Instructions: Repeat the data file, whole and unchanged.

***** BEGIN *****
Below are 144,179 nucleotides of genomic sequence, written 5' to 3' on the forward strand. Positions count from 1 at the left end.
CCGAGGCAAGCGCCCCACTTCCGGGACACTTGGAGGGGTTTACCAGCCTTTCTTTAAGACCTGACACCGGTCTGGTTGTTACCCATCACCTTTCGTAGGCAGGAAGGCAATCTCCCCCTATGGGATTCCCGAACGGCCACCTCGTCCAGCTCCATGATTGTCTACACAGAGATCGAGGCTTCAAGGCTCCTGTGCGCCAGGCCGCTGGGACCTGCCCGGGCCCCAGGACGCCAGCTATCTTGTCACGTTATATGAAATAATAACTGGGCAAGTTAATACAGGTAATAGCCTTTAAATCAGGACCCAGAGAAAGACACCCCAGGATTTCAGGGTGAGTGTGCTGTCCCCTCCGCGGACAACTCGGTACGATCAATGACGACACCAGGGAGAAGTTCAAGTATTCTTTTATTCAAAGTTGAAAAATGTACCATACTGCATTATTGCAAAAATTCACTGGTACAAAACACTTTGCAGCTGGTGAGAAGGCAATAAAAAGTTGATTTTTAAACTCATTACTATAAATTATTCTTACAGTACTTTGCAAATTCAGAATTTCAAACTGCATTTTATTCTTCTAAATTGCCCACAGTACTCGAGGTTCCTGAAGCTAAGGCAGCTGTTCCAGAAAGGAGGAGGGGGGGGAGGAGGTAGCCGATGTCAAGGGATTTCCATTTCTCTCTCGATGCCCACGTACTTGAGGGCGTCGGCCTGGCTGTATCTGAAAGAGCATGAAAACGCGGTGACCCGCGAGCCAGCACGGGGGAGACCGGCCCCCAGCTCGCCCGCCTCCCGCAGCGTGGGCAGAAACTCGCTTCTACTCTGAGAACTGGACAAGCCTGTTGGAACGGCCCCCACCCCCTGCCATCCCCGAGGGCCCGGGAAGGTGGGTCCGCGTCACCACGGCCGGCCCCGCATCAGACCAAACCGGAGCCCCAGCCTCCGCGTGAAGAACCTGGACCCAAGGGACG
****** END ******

Below are 144,179 nucleotides of genomic sequence, written 5' to 3' on the forward strand. Positions count from 1 at the left end.
CCGAGGCAAGCGCCCCACTTCCGGGACACTTGGAGGGGTTTACCAGCCTTTCTTTAAGACCTGACACCGGTCTGGTTGTTACCCATCACCTTTCGTAGGCAGGAAGGCAATCTCCCCCTATGGGATTCCCGAACGGCCACCTCGTCCAGCTCCATGATTGTCTACACAGAGATCGAGGCTTCAAGGCTCCTGTGCGCCAGGCCGCTGGGACCTGCCCGGGCCCCAGGACGCCAGCTATCTTGTCACGTTATATGAAATAATAACTGGGCAAGTTAATACAGGTAATAGCCTTTAAATCAGGACCCAGAGAAAGACACCCCAGGATTTCAGGGTGAGTGTGCTGTCCCCTCCGCGGACAACTCGGTACGATCAATGACGACACCAGGGAGAAGTTCAAGTATTCTTTTATTCAAAGTTGAAAAATGTACCATACTGCATTATTGCAAAAATTCACTGGTACAAAACACTTTGCAGCTGGTGAGAAGGCAATAAAAAGTTGATTTTTAAACTCATTACTATAAATTATTCTTACAGTACTTTGCAAATTCAGAATTTCAAACTGCATTTTATTCTTCTAAATTGCCCACAGTACTCGAGGTTCCTGAAGCTAAGGCAGCTGTTCCAGAAAGGAGGAGGGGGGGGAGGAGGTAGCCGATGTCAAGGGATTTCCATTTCTCTCTCGATGCCCACGTACTTGAGGGCGTCGGCCTGGCTGTATCTGAAAGAGCATGAAAACGCGGTGACCCGCGAGCCAGCACGGGGGAGACCGGCCCCCAGCTCGCCCGCCTCCCGCAGCGTGGGCAGAAACTCGCTTCTACTCTGAGAACTGGACAAGCCTGTTGGAACGGCCCCCACCCCCTGCCATCCCCGAGGGCCCGGGAAGGTGGGTCCGCGTCACCACGGCCGGCCCCGCATCAGACCAAACCGGAGCCCCAGCCTCCGCGTGAAGAACCTGGACCCAAGGGACG